Ethiopia’s media licensing agency moves to shut down FM 90.7 of Zami Public Connections, as the radio refuses to cancel its popular radio program, EthiopikaLink.
The radio station, owned by veteran journalist Mimi Sebhatu – former reporter of the Voice of America (VOA) Amharic service, and her husband Zerihun Teshome, is one of Ethiopia’s first private FM radios.
According to the letter leaked to HornAffairs, the Ethiopian Broadcast Authority (EBA) ordered indefinite termination of the station as of today, June 18, 2015.
EBA had issued an ultimatum, at the beginning of last week, demanding the radio take-down EthiopikaLink or face closure. The radio station, however, refused to comply claiming the order is unconstitutional and undermines the integrity of the station.
EthiopikaLink was previously taken down, in August 2012, from Fana radio – owned by ruling party parastatals – after airing a politically sensitive gossip. Months later, the show resumed on FM 90.7, where it is still hosted.
An editor of the show, speaking in a private conversation last December, had told HornAffairs that they are pleased with their current editorial independence. It appears Mimi Sebhatu is trying to live up to that perception by refusing to take down the program.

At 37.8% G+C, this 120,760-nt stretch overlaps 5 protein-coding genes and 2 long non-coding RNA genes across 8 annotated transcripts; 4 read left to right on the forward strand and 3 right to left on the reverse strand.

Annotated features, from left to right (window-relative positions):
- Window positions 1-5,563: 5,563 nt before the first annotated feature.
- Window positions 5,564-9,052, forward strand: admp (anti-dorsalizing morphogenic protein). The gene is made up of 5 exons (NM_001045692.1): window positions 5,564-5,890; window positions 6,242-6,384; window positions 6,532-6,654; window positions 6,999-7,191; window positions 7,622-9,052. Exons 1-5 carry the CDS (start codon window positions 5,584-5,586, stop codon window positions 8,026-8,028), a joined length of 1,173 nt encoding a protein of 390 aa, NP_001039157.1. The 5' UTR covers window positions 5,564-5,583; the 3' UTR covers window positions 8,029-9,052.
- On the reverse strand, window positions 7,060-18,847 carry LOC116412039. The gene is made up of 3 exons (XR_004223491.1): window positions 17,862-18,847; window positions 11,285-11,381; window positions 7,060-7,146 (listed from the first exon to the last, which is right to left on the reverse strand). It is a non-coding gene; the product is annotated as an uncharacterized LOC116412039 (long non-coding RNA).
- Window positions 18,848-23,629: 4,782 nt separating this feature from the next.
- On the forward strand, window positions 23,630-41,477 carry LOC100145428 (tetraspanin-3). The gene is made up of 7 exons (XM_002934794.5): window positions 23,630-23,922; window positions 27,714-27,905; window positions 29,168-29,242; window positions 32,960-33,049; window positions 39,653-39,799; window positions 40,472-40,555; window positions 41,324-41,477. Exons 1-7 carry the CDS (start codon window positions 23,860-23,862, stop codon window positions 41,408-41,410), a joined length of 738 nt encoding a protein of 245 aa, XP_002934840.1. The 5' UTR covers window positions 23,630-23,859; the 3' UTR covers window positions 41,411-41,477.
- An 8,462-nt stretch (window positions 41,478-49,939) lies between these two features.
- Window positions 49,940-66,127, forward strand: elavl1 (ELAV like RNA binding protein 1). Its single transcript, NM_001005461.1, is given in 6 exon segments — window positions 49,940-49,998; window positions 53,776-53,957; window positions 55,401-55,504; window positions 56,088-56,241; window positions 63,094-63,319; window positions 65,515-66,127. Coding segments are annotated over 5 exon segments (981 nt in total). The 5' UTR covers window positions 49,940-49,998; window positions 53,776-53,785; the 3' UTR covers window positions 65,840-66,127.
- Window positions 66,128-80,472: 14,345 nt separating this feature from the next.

According to sources in the radio station, EBA’s displeasure with the show is related to a segment on Artist Daniel Tegegn, about whom unpleasant details were presented.
HornAffairs was not able to confirm the details as EBA’s chief was not immediately available, while Mimi Sebhatu politely declined to comment on the matter without confirming or denying anything.
Nevertheless, the sources asserted that there has been a long paper trail between EBA and the radio station – most of which were CC’d to several senior officials, including the Prime Minister’s office.
The radio station announced to its staff this morning that its services will be halted at 2 pm, in compliance with EBA’s orders.
Yet, the radio was still on air at the writing of this news. Which is indicative of differences of opinions in the power corridors, which might have paused the orders for shut down .
FM 90.7 was one of the first two FM radios launched nine years ago. It was widely considered as a loosening of the tight grip on electronic media. Yet, so far, only two more FM radios had been licensed and that happened last year.
The radio is perceived as pro-government and, apparently for that very reason, it was denied the opportunity to host a British funded 6.3 million dollars worth show. Yet, ruling party officials often grumble about the segments aired on the radio.
The move to close the FM radio, if it materializes, would signal the final chapter in the history of Ethiopian private media.